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Press Release

Justice Department Finds Nebraska Violates Federal Civil Rights Laws by Unnecessarily Institutionalizing People with Serious Mental Illness

For Immediate Release
Office of Public Affairs

The Justice Department announced today that it found that Nebraska is unnecessarily segregating people with serious mental illness (SMI) in assisted living facilities and day program facilities, in violation of the Americans with Disabilities Act (ADA) and the U.S. Supreme Court’s decision in Olmstead v. L.C. The department found that Nebraska is restricting access to critical community-based services that people with SMI need to live and work in the community.

“Far too often, people with mental health disabilities are institutionalized when they could succeed and thrive in the community,” said Assistant Attorney General Kristen Clarke of the Justice Department’s Civil Rights Division. “It’s time to bring an end to the days of funneling people with disabilities down a dead-end road towards institutionalization and unemployment when they could succeed if provided pathways towards independence and dignity. The Justice Department remains committed to protecting the rights of people with disabilities and ensuring that the ADA’s promise of integration becomes a reality.”

“By increasing its investment in community-based services for Nebraskans with SMI, the State can help these individuals become engaged and vibrant members of their communities,” said U.S. Attorney Susan Lehr for the District of Nebraska.

The ADA and the Olmstead decision require states to make their services for people with disabilities available in the most integrated setting appropriate to each person’s needs — places like people’s homes and workplaces. With the right services, people with SMI can live in their own homes. They can also get and keep jobs where they work alongside people without disabilities doing the same work for the same pay.

Instead of helping Nebraskans with SMI find jobs, Nebraska relies heavily on segregated day programs that group these individuals together in facilities. People with SMI may spend years in segregated day programs with no path to employment. Instead of being able to live in their own homes, many people with SMI are forced to enter assisted living facilities to get help.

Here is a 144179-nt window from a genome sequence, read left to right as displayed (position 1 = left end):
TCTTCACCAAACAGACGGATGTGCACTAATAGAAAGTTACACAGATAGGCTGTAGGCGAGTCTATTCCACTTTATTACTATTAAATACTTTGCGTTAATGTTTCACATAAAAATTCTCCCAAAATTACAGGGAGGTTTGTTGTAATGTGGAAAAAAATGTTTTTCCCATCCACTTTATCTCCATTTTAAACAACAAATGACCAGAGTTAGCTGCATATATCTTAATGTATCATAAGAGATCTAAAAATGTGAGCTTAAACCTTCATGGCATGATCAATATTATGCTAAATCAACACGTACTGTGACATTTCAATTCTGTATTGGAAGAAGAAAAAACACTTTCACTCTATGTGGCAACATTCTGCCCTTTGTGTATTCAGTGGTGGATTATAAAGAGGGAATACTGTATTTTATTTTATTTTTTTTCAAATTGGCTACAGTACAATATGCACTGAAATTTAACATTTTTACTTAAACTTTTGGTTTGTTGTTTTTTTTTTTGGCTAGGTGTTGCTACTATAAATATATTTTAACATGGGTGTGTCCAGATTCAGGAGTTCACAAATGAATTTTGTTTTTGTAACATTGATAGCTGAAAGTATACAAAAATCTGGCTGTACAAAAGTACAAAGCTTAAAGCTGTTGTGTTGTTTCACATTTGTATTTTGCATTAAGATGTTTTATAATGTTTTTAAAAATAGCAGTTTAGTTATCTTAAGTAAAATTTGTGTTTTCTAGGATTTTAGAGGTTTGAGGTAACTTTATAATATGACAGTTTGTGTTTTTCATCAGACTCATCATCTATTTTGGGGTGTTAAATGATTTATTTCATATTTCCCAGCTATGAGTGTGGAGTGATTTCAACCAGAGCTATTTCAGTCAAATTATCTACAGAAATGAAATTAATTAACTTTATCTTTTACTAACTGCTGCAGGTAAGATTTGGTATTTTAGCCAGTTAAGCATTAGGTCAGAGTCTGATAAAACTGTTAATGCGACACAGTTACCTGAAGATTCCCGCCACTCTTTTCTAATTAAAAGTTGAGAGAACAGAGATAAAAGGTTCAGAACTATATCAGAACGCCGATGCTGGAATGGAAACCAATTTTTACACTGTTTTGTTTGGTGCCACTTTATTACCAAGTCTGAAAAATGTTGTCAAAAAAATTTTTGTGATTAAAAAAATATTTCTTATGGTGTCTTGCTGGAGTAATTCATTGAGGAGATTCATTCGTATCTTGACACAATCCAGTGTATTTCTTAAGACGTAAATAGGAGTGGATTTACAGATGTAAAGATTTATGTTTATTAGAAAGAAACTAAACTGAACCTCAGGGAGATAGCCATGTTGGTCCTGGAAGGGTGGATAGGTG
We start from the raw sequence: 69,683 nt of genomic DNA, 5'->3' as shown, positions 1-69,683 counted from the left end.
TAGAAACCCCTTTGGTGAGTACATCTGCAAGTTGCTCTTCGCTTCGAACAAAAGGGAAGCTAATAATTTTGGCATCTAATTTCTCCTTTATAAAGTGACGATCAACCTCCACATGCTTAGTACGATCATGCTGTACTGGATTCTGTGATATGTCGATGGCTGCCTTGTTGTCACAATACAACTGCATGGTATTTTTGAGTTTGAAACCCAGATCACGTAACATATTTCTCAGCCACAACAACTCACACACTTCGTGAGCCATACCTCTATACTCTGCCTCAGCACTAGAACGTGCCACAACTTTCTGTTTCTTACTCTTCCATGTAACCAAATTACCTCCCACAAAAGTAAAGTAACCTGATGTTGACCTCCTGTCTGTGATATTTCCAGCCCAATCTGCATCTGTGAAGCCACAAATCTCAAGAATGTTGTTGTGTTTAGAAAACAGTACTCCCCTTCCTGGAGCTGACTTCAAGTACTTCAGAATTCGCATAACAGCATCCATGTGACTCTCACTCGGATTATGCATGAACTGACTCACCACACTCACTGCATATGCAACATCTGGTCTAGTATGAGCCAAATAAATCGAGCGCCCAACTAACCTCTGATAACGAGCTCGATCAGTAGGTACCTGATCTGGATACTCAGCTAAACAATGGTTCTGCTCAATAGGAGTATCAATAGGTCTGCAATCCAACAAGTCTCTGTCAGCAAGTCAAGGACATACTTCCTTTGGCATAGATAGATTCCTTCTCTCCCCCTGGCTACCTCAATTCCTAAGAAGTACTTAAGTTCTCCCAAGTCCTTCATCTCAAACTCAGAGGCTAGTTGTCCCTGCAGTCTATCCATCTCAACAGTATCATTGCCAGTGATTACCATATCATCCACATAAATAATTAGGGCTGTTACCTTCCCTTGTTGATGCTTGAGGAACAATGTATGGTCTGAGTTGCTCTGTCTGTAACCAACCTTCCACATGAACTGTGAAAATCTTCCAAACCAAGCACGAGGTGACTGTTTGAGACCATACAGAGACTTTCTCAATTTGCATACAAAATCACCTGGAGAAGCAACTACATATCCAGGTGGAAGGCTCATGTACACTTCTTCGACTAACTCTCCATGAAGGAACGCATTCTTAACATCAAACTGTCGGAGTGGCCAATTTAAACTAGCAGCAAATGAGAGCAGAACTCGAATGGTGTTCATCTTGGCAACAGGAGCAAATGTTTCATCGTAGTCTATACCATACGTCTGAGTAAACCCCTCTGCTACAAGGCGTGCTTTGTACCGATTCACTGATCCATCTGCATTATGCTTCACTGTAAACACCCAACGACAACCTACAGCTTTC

Nebraska already offers services that could help its citizens with SMI find jobs and live independently. For example, Nebraska offers a service called “supported employment” that helps people with SMI find jobs and supports them in the workplace. Nebraska also offers services that help people with SMI succeed in their own homes. But the department found that Nebraska limits access to community-based services and has not developed sufficient service capacity to enable people with SMI to avoid unnecessary institutionalization. As a result, many Nebraskans with SMI struggle to access community-based services. Instead, for many Nebraskans with SMI, the only options are institutions and unemployment. Nebraska could expand access to its existing community-based services so that people with SMI can get the support they need to live and work in the community.

The department describes its findings and minimum remedial measures necessary in a letter to Nebraska Governor Jim Pillen. View the department’s letter of findings here.

For more information about the Civil Rights Division, please visit For more information about the ADA, please call the department’s toll-free ADA information line at 800-514-0301 (voice) or (TTY 833-610-1264) or visit ADA complaints may be filed online at

Updated May 14, 2024

Civil Rights
Disability Rights
Press Release Number: 24-609